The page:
An investigation into a November firefight between Taliban insurgents and joint U.S. and Afghan forces­ has concluded that 33 civilians were killed in the operation, the U.S. military said Thursday.

The battle took place in northern Kunduz province, and two U.S. soldiers and three Afghan troops were also killed. The operation, in Boz Kandahari village, targeted Taliban leaders who the U.S. military said were responsible for deadly incursions in the area, including a brazen assault on the provincial capital in October. The insurgents briefly captured the city’s central neighborhoods in a stunning display of strength.

“The investigation determined, regretfully, that 33 civilians were killed and 27 wounded,” a statement from U.S. forces­ in Afghanistan said. The statement said 26 Taliban fighters, including two leaders, were also killed in the November raid — a claim the villagers dispute.

“To defend themselves and Afghan ­forces, U.S. forces­ returned fire in self-defense at Taliban who were using civilian houses as firing positions,” the statement said, adding that no further action would be taken. No compensation has been paid to the families of the victims, according to Kunduz lawmaker Fatima Aziz.

“We want the U.S. government to pay reparations,” Aziz said when reached by telephone. “For the loss of civilian lives and the destruction of their houses.”

Civilian casualties have reached record highs in Afghanistan, with most of the civilian deaths attributed to battles in rural areas and to suicide and other bomb attacks. More than 2,500 people were reported killed in the first nine months of 2016.

Air operations were responsible for 133 deaths from January to September, the United Nations said, although only a third of them were caused by airstrikes conducted by foreign ­forces.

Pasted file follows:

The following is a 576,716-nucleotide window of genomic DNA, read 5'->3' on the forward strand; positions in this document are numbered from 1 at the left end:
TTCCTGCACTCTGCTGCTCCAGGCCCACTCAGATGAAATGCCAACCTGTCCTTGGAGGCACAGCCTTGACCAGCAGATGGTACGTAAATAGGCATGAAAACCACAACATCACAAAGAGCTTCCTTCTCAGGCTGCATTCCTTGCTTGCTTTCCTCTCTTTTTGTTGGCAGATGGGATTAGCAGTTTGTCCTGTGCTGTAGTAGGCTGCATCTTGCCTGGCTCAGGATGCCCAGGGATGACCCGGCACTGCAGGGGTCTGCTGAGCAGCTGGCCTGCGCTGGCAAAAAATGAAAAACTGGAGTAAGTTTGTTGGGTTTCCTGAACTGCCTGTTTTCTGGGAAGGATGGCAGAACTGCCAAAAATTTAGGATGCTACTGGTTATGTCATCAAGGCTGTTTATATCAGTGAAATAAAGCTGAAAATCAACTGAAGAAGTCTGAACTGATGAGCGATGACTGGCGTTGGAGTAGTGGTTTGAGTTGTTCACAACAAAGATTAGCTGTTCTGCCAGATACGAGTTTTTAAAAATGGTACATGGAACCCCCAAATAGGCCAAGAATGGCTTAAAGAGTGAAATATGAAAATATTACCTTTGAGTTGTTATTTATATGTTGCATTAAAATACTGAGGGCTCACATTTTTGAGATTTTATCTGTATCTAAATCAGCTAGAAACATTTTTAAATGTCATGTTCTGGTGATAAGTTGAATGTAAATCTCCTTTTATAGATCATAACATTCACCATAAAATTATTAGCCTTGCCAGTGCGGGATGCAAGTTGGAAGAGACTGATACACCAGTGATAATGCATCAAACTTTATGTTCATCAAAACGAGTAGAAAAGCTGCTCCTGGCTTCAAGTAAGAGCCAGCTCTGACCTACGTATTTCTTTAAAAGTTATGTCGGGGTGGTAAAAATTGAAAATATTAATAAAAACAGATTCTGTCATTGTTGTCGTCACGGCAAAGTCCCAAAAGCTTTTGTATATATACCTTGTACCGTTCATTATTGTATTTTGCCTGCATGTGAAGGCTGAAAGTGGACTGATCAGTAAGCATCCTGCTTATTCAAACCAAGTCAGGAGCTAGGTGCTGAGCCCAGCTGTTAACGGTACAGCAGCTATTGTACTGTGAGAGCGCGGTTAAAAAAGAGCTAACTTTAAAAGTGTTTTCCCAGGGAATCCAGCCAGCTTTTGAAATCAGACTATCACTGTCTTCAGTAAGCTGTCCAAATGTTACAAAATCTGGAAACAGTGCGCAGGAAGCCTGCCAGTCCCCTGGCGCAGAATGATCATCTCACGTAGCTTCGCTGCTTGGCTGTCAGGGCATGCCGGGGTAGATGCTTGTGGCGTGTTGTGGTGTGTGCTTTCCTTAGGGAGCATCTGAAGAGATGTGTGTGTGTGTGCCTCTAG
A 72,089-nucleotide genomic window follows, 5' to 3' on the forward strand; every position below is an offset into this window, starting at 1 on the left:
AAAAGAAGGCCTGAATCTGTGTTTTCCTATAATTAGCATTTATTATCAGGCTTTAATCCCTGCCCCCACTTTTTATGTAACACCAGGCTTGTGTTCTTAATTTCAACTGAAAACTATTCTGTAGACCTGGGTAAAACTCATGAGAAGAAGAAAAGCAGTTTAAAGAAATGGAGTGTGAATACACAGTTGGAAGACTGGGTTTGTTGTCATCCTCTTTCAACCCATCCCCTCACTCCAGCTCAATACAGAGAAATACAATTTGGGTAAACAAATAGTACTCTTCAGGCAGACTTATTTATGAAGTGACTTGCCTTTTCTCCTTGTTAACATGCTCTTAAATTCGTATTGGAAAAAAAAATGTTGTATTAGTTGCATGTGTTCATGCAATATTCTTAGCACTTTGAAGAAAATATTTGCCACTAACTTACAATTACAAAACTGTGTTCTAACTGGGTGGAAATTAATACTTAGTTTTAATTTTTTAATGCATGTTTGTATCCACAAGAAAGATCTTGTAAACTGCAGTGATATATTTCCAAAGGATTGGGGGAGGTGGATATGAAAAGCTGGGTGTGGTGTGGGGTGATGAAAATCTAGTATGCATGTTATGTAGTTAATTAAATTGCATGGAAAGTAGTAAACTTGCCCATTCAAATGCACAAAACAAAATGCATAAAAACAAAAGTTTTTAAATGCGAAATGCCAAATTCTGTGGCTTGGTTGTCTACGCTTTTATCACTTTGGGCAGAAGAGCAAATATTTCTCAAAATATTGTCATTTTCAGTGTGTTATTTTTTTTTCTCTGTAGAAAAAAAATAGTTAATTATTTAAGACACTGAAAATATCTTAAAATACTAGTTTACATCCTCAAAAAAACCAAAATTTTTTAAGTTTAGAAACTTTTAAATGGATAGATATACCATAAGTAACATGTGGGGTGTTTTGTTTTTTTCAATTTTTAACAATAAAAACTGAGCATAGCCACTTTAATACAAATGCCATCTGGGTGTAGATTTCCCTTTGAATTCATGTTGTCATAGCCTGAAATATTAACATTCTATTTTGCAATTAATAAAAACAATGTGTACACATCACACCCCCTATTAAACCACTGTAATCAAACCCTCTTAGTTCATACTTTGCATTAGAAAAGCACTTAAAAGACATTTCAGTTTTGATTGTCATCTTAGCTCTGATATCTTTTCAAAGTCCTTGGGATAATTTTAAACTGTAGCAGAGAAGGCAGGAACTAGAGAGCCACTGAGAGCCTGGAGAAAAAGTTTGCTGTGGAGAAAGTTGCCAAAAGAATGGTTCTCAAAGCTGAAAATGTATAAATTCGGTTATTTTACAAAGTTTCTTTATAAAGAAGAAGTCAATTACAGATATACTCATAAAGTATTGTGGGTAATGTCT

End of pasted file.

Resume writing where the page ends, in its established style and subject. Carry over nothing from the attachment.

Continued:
In Kunduz, American and Afghan troops called in airstrikes after coming under fire in the village, the U.S. investigative report said.

“Upon arrival at the village, friendly forces­ were soon engaged by the Taliban from multiple civilian buildings,” it said. After they began taking casualties, U.S. forces, who were there to advise and assist Afghan troops, called in airstrikes to “suppress” Taliban fighters who were firing on medevac crews.

“No civilians were seen or identified in the course of the battle,” the U.S. military said, adding that the civilians killed or injured “were likely inside the buildings from which the Taliban were fighting.”

But residents of the village dispute that account. One resident, Jamaluddin, said in an interview in November that everyone was asleep when the troops arrived and that the bombing lasted for five hours.

Allah Dad, 70, said he lost 20 members of his extended family, including grandchildren. His account was confirmed by a spokesman for the Kunduz governor.

“I was away that night — only a few [family members] survived,” Dad said.

“No one has come to help us,” he said, adding that he believes U.S. and Afghan troops should be tried for the raid.

But “we leave all matters to God,” he said, “because we can’t do anything.”

In 2015, U.S. aircraft carried out an hours-long air assault on a Kunduz hospital managed by the humanitarian organization Doctors Without Borders, killing 42 people.

The U.S. military, which had been called in to support Afghan forces­ battling Taliban fighters in Kunduz city, said its forces­ were “unaware the aircrew was firing on a medical facility.” Doctors Without Borders has said it is not satisfied solely with a military investigation and has called for an independent commission to continue the probe.

About 10,000 U.S. troops remain in Afghanistan to advise and assist Afghan ­forces. Earlier this month, the United States announced that it would deploy 300 more Marines to Helmand province, a Taliban stronghold where fierce fighting has raged in recent months.

Cunningham reported from Istanbul.

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